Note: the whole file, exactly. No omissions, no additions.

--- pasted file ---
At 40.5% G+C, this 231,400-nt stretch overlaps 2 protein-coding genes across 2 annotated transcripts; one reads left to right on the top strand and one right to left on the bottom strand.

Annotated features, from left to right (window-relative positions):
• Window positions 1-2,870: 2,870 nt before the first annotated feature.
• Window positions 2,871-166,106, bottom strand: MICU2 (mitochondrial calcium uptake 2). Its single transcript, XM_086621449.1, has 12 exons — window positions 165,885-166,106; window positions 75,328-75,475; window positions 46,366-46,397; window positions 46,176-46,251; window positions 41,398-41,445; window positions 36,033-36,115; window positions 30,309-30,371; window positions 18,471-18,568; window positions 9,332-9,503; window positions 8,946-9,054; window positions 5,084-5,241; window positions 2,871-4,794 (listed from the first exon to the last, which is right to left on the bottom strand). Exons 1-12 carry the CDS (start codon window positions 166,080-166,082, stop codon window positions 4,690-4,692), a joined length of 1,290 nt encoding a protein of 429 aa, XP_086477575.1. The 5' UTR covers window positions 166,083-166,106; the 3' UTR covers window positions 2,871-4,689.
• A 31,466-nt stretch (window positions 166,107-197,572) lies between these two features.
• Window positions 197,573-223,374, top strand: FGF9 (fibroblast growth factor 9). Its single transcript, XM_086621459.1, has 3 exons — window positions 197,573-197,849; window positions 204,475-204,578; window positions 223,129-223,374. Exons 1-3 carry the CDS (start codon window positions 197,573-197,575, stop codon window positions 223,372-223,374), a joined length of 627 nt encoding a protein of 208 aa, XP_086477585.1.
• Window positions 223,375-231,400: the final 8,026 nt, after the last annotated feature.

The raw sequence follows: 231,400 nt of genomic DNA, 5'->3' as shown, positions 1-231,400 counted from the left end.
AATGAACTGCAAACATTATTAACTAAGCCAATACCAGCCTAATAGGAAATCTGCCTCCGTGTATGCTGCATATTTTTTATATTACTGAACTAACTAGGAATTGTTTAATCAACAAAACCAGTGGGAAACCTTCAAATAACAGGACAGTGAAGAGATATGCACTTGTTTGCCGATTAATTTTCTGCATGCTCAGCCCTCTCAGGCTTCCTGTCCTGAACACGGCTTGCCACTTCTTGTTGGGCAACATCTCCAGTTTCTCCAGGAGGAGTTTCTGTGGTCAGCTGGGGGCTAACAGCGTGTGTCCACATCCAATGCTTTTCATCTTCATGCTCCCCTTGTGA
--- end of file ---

At 40.5% G+C, this 231,400-nt stretch overlaps 2 protein-coding genes across 2 annotated transcripts; one reads left to right on the top strand and one right to left on the bottom strand.

Annotated features, from left to right (window-relative positions):
• Window positions 1-2,870: 2,870 nt before the first annotated feature.
• Window positions 2,871-166,106, bottom strand: MICU2 (mitochondrial calcium uptake 2). Its single transcript, XM_086621449.1, has 12 exons — window positions 165,885-166,106; window positions 75,328-75,475; window positions 46,366-46,397; window positions 46,176-46,251; window positions 41,398-41,445; window positions 36,033-36,115; window positions 30,309-30,371; window positions 18,471-18,568; window positions 9,332-9,503; window positions 8,946-9,054; window positions 5,084-5,241; window positions 2,871-4,794 (listed from the first exon to the last, which is right to left on the bottom strand). Exons 1-12 carry the CDS (start codon window positions 166,080-166,082, stop codon window positions 4,690-4,692), a joined length of 1,290 nt encoding a protein of 429 aa, XP_086477575.1. The 5' UTR covers window positions 166,083-166,106; the 3' UTR covers window positions 2,871-4,689.
• A 31,466-nt stretch (window positions 166,107-197,572) lies between these two features.
• Window positions 197,573-223,374, top strand: FGF9 (fibroblast growth factor 9). Its single transcript, XM_086621459.1, has 3 exons — window positions 197,573-197,849; window positions 204,475-204,578; window positions 223,129-223,374. Exons 1-3 carry the CDS (start codon window positions 197,573-197,575, stop codon window positions 223,372-223,374), a joined length of 627 nt encoding a protein of 208 aa, XP_086477585.1.
• Window positions 223,375-231,400: the final 8,026 nt, after the last annotated feature.

The raw sequence follows: 231,400 nt of genomic DNA, 5'->3' as shown, positions 1-231,400 counted from the left end.
AATGAACTGCAAACATTATTAACTAAGCCAATACCAGCCTAATAGGAAATCTGCCTCCGTGTATGCTGCATATTTTTTATATTACTGAACTAACTAGGAATTGTTTAATCAACAAAACCAGTGGGAAACCTTCAAATAACAGGACAGTGAAGAGATATGCACTTGTTTGCCGATTAATTTTCTGCATGCTCAGCCCTCTCAGGCTTCCTGTCCTGAACACGGCTTGCCACTTCTTGTTGGGCAACATCTCCAGTTTCTCCAGGAGGAGTTTCTGTGGTCAGCTGGGGGCTAACAGCGTGTGTCCACATCCAATGCTTTTCATCTTCATGCTCCCCTTGTGA